Imagine a stranger watching the 2002 Tournament of Roses parade. It is gorgeous as always. The floats, equestrian units and marching bands move gracefully up and down the streets of Pasadena, Calif.

Float crews tirelessly give their best smiles and New Year’s wishes to the excited crowd. It’s a beautiful way to start the new year indeed.

But something was distinctly different this year. Speakers calmly announced increased security. Police inspected traffic. Armed guards appeared along the parade route.

Something else permeated the parade: patriotism. The parade opened with a “Salute to America” ceremony. West Point cadets, Veterans of Foreign Wars, the U.S. Marine Corps marching band and a military fly-over were featured. Flags and patriotic images dominated the scene. All helped kindle the spirit of the event.

The parade reflected the spirit of a nation at war. It is frightened and disturbed, and it is trying to find comfort in patriotic symbols, in memories of better times and in the power of its elite military forces. In the aftermath of terrorist attacks, this nation shares little memory with other nations, for the wars in America’s recent memory were all “out there,” and the suffering was not immediate.

Sept. 11 dramatically changed American life. The violent “neighbor” entered the seemingly impenetrable homeland. In a matter of hours, the world became very dangerous. Who is the enemy? Who are friends?

The enemy is as elusive and as real as the biblical leviathan. Maybe this is why bestial terms are used to describe the enemy: “smoke ’em out of their holes” and “get ’em dead or alive.” They can be al Qaeda fighters or Afghani Taliban, Iraqi citizens or even feminists and gays. They can be Muslim extremists, “bloody commies” or drug smugglers.

They can be from European, Semitic or Asian descent. They can also be home-made. They can be any wishful construct of the politician’s mind, of media sensations, of right-wing religious fervor.

In a nation that has never been harassed by a violent neighbor and that has never considered that violent neighbor’s needs seriously, the story of “looking for an enemy” repeats itself. As in the Cold War, the enemy may be anybody anywhere. And so the parades became distinctly different.

But there’s another way to celebrate hopes for the new year—less impressive than the Tournament of Roses, yet just as meaningful and beautiful.

I remember Christmases in Prague, where 11th-century architectural treasures danced in the city’s night lights. Tourists floated in the evenings around the big Christmas pine tree on the old town square.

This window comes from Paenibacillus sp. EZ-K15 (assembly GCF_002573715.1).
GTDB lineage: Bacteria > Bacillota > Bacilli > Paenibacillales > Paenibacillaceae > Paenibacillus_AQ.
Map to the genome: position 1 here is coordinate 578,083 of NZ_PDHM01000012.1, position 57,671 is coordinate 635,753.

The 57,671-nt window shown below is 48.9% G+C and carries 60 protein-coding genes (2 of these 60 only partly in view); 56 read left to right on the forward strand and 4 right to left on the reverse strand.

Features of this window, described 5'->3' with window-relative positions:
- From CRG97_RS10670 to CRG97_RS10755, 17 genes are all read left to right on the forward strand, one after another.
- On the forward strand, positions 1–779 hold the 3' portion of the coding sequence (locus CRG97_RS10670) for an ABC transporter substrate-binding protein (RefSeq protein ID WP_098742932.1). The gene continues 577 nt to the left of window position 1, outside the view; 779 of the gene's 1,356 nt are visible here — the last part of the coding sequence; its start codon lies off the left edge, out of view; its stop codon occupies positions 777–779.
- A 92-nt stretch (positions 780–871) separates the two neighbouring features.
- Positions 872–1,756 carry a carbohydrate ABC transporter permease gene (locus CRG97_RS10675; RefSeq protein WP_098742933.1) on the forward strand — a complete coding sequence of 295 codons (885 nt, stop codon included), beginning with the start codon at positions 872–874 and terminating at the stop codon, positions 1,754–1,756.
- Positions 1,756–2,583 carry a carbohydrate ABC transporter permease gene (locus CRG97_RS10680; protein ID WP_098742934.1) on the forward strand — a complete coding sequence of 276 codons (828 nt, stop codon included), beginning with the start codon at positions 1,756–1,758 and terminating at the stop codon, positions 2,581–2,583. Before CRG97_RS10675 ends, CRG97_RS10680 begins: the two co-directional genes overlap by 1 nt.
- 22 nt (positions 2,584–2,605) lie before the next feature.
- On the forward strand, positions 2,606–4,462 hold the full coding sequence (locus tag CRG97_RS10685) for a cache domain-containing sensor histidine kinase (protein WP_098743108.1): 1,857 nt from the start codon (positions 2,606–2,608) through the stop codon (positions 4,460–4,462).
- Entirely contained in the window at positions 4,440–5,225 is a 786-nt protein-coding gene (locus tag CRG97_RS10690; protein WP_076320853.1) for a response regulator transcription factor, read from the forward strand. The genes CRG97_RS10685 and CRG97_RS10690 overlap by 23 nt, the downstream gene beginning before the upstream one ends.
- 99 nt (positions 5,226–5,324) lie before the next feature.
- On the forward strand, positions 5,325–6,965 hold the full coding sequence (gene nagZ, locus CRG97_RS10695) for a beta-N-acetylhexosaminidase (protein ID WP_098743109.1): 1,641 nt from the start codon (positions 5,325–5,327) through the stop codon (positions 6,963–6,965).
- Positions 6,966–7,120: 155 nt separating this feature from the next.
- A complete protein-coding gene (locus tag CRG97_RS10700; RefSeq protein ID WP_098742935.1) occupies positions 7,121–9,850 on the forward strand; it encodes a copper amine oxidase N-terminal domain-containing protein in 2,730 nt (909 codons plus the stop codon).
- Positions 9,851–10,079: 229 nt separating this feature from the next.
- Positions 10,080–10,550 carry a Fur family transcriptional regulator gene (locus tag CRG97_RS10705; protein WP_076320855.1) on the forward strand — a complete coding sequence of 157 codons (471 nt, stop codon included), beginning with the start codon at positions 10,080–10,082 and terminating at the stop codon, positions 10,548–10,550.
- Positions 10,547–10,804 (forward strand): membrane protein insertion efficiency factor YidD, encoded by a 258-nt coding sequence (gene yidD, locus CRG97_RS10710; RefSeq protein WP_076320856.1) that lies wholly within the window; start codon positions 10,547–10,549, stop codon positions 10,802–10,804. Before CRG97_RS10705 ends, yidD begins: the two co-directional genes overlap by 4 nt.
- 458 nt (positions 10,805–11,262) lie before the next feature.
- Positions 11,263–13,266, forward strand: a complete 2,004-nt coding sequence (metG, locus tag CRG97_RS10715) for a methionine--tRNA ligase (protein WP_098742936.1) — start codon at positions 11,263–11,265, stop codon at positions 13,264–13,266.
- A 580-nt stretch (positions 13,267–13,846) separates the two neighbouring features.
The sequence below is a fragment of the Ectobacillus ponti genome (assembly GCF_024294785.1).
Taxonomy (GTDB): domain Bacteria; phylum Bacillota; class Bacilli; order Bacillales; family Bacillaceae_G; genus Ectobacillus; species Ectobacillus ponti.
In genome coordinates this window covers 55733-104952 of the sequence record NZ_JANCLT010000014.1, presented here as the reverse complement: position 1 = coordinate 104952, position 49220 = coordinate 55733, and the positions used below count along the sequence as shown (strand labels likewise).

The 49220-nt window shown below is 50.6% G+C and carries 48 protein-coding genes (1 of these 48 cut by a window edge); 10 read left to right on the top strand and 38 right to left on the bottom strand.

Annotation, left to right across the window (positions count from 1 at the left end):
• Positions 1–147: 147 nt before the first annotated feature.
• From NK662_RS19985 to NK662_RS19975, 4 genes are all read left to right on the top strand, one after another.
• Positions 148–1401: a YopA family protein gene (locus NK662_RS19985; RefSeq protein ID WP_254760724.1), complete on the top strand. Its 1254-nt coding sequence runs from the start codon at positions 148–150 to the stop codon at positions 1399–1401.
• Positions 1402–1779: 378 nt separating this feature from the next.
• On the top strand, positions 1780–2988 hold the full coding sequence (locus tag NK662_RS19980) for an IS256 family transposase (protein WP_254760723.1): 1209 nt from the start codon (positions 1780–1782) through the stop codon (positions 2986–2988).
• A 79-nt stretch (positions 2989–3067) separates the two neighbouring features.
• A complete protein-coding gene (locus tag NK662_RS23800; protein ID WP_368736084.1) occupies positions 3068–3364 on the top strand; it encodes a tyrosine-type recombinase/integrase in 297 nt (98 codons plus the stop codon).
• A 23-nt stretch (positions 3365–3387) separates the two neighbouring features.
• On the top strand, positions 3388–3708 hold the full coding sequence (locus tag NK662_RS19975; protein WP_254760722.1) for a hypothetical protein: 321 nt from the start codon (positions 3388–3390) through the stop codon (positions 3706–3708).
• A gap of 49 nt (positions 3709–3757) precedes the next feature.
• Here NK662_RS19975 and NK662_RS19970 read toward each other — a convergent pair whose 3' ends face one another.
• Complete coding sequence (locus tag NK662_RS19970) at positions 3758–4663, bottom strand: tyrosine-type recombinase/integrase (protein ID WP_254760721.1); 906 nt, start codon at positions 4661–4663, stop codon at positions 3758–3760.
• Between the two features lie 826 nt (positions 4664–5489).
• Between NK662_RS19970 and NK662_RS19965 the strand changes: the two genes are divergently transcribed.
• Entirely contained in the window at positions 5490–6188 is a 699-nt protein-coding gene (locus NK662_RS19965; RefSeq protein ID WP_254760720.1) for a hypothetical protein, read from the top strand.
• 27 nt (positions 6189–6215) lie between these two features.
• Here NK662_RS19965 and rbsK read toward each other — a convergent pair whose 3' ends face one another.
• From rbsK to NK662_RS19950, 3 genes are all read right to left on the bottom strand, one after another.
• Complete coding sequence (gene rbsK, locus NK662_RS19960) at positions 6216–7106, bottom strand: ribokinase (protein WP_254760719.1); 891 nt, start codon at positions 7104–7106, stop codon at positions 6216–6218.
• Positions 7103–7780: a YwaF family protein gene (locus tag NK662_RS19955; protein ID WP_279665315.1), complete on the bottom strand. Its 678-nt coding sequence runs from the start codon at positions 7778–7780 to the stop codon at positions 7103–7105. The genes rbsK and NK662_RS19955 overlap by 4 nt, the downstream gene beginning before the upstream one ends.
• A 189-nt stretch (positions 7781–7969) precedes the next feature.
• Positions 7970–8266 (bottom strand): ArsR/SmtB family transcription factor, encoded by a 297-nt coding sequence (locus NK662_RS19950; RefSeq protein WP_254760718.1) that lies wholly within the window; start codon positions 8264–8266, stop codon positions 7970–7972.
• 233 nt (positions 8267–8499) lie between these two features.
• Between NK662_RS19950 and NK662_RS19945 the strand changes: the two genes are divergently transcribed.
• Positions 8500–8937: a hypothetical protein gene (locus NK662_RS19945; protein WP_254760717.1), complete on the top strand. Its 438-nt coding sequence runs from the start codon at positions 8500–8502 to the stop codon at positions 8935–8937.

They paid homage to countless boutiques, souvenir shops and galleries for last-minute shopping. They frequented local pubs, coffee houses and restaurants, most of them stopping en route at some of the small wooden Christmas booths along the streets.

Germans, Austrians, Hungarians, Poles and Russians were there. And the Czechs, who suffered them all for centuries, served their former enemies and occupants spicy warm wine and cinnamon bread.

Now, they are all neighbors getting together as human beings—neighbors whose national identity is substantially shaped by shared common memories and the very fact that they are neighbors, for better or worse. These are neighbors who contested (and often violently rejected) the others’ national ideals and symbols, only to affirm them eventually.

Reflecting on the Pentateuch’s witness, Jesus taught (Mt 5:43-48) that peace and security come from embracing history and including the enemy in the community of neighbors.

In Prague’s story of hope, the enemies have been named. They have been faced, suffered, forgiven and embraced. Enemies became neighbors.
Neighbors often know each other all too well. Their identities are shaped by rejection and embrace.

Memory can remember the glory and redeem the disgrace, leaving no space for fear or retaliation.

Parush Raykov Parushev is director of applied theology at the International Baptist Theological Seminary in Prague, CzechRepublic. He is a native of Sofia, Bulgaria, and an ordained Baptist minister. 

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